(eggmobiles in action)
Now you can begin to see why Stoltzfoos called Salatin "the master". But it doesn't stop there. Every enterprise on Salatin's farm is set up to mimic natural processes, or to use his term, halons, conveying the idea of interlinked, stacked circles. I can go on and on about the awesomeness of what he does and has created. I highly recommend reading up on his website, and anything he has ever written is well worth reading. Indeed, most folks have heard of him in Michael Pollan's book, The Omnivore's Dilemma, where you can get a terrific description of what Salatin does and a sample of the deep philosophy and political resonances of his work.
So, long story short, we took Mr. Stoltzfoos' advice we went for a visit. Acres USA puts on two intensive workshops with Joel each summer. Early on a Friday morning, around thirty people came rolling up to the farm, ourselves included, ready to meet the man, myth, and legend. Now, I had heard a lot about Joel through the grapevine, not only about his ingenious practices, but a lot about his personality. I was beginning to get the impression that he was some kind of religious zealot with unwavering opinions about pretty much everything, who, despite being a great farmer, was arrogant and backwards in his social attitudes. This estimation could not be farther from the truth. Now I can see if all you've ever known about Joel Salatin is from his books and articles, you could begin to develop a negative view of him. He's strong-minded, doesn't namby-pamby around, and speaks authoritatively; as if he's absolutely convinced he's right. Apparently, some folks find that tone off-putting, but the fact of the matter is that he's passionate, he's blunt, and he is usually right. Joel is someone who has to be taken as a complete package. When you hear him speak, he speaks his mind and he speaks his truth; his tone is passionate, and with that passion comes an authority of opinion. One sees upon meeting him, however, that surrounding that fire is a pure kindness. Joel Salatin is far and away one of the kindest souls I have ever met. His family and the folks that work with him are equally kind. Never had I experienced such hospitality, especially in a group: smiles, favors, and a general sense of absolute ease. I think that part of the kindness that exudes from Joel and everyone around him is a genuine respect for all living things. Joel calls himself a "caretaker of creation" and he takes that role unbelievably seriously. Joel understands the place of every blade of grass, flower, worm, maggot, bacteria, fungi, chicken, cow, tree, newt, dog, rabbit, corn, bean, bee, pig, and person on his land and therefore respects each one in kind. He knows that no one thing can function without the other: without the maggots, the chickens would have one less thing to eat, without the chickens, his cows would get sick, without the cows, the fields would suffer and plants would die, worms couldn't eat without the cows or chickens and so they could not enrich the soil that feeds the cows and chickens, and then people couldn't eat either, and without the people who would do all this important work? Who would create these systems that mend the land, and without these 30 visitors, who would there be to continue the work? He sees humans as co-creators with God, who work not only to sustain the land and the life it supports, but to improve it, to regenerate it.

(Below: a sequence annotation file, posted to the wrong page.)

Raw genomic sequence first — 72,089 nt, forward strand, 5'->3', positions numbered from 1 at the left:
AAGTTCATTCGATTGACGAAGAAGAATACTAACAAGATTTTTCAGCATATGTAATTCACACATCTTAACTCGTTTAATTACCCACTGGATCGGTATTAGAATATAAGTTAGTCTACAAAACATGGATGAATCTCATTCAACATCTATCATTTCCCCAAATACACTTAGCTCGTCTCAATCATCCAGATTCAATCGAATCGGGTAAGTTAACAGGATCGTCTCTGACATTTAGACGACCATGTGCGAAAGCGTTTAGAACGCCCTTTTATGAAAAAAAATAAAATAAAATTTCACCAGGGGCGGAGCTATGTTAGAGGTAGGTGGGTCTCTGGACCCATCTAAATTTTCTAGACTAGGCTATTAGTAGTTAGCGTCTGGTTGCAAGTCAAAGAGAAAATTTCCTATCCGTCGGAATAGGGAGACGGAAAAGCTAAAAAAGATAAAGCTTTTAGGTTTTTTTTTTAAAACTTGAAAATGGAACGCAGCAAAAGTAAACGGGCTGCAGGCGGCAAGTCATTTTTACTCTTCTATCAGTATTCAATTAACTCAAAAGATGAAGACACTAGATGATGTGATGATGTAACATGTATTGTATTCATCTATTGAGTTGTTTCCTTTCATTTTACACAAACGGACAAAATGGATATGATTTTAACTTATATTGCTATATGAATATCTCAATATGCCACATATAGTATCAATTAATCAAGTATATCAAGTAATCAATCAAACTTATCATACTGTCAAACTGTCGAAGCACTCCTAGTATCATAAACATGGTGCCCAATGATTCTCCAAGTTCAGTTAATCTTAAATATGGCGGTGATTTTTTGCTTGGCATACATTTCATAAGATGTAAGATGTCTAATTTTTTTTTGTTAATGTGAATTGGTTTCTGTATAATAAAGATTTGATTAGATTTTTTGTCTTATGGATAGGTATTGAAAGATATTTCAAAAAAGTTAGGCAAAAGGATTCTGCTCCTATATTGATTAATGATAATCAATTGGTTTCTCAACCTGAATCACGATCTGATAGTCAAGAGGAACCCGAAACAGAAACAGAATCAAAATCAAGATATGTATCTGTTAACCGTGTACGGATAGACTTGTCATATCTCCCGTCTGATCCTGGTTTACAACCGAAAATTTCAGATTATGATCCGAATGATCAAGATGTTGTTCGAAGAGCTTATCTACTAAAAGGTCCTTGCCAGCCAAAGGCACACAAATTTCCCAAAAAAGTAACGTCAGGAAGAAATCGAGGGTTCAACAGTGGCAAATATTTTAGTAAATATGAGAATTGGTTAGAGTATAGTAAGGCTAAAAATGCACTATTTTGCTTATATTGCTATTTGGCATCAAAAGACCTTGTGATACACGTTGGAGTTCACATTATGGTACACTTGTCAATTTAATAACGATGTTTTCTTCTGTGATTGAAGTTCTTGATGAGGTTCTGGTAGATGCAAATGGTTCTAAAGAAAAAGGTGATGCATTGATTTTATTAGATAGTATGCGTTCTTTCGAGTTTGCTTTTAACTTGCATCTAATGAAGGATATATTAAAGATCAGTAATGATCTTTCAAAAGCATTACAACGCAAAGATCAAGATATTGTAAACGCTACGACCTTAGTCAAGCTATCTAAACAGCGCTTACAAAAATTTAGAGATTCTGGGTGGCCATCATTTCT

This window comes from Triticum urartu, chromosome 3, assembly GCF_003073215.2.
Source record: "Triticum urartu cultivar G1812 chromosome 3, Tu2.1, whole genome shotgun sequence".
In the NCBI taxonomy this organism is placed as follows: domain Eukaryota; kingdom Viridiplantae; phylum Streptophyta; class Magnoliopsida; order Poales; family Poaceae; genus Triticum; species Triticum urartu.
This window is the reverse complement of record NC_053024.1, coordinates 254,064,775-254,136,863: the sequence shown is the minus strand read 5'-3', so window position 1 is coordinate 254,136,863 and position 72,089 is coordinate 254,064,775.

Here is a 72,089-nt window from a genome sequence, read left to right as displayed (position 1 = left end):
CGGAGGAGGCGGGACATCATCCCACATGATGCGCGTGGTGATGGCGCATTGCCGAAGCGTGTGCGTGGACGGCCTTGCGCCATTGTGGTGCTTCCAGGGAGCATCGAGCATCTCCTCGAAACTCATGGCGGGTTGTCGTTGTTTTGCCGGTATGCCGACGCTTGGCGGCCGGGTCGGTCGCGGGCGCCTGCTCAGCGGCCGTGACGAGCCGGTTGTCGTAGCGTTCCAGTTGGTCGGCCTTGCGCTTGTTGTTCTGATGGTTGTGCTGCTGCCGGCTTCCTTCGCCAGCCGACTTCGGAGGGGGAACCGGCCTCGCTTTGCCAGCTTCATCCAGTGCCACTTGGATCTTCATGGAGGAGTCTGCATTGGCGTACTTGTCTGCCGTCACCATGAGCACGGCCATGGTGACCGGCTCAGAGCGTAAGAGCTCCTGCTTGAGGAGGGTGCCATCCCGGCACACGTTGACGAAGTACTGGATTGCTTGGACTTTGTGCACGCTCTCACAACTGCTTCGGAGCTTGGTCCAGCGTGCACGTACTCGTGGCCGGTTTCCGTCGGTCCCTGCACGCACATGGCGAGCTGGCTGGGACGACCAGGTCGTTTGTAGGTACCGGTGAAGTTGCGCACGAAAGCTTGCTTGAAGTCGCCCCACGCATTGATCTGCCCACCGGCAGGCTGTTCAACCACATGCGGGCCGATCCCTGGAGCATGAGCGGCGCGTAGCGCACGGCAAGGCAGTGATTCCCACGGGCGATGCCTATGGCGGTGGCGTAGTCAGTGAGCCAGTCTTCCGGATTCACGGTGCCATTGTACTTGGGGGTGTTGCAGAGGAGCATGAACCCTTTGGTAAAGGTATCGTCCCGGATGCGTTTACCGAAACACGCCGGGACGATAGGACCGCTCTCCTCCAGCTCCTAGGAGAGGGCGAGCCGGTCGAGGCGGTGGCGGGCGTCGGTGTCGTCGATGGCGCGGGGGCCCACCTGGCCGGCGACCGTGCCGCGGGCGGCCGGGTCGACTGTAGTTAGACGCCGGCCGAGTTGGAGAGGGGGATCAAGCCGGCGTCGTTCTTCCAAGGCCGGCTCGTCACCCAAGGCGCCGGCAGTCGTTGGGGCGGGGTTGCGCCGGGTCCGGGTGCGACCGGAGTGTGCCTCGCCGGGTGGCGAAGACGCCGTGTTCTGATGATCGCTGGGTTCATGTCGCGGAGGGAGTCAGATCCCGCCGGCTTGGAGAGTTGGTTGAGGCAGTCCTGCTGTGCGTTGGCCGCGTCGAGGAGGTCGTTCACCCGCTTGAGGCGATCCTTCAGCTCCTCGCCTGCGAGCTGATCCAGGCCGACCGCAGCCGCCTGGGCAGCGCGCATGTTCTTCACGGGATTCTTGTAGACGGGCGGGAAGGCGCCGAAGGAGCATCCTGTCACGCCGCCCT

Joel says that he is "in the business of redemption." He really is. He spoke about ponds and how they "build forgiveness into the land." He's right. Nature is a hard and harsh place. Nature sends droughts and things wither and die as a result. But having ponds tides you, and all the wildlife and wild plants, over. Ponds soften the blows of nature, as does an abundance of organic matter in the soil, as does maintaining polycultures. Joel said that if we had invested the same resources we used to transform the plains into corn and soybeans into building thousands of ponds, we would have Eden. I think he might have a point.
I worry for those who shun the religious and spiritual language of Joel Salatin and farmers like him. I don't think there's a farmer out there who is doing good work and healing the land who is not moved to feel that he or she is somehow doing work that is connected to a higher order, that somehow sustains and redeems the spirit. In whatever guise you cast it, there is a something there when you do this work. Joel is bold enough to call it by its name.
I overheard him at supper one of the nights we were there say to someone ". . . the ecstasy of an angry farmer." I don't know what the context was, but that's Joel: his anger is a powerful, inflamed manifestation of absolute love; love so passionate that it transcends into ecstasy. And it is infectious love. You get a taste and suddenly it's all you can think about: getting more. For a week after I left Polyface I dreamed every night about Joel and his farm. I completely re-envisioned my own farm, adding new ideas into the mix, struggling with new understandings of what this work means, personally, politically, socially, ecologically, and everything else under the sun it touches. I felt that I could do so much more than I initially set out to do, that it was my responsibility to do more. I told Joel that the most important thing I learned with him was that it is okay to be bold. I think we live in a world that is too concerned with breaking the rules, especially when those rules don't make any sense. I think that as a girl I was taught, wittingly or unwittingly, too often to stand back, do as I was told, and to put my own thoughts aside; to abandon myself and my convictions. But such behavior does not benefit me or anyone else. Such thinking only ever allows things to stay the same. After I cam back from Polyface, I was moved to pick up my copy of The Love Song of J. Alfred Prufrock. The line, "do I dare disturb the universe" washed over me again and again. Prufrock, who is the epitome of inertia and the embodiment of inert creature that is the modern man can't bring himself to do anything for fear of it all. He is afraid of changing, of having any effect, of touching anything in the world around him and so he fails to do anything at all. It is the absolute opposite of Thoreau's plea "to live deep and suck out all the marrow of life."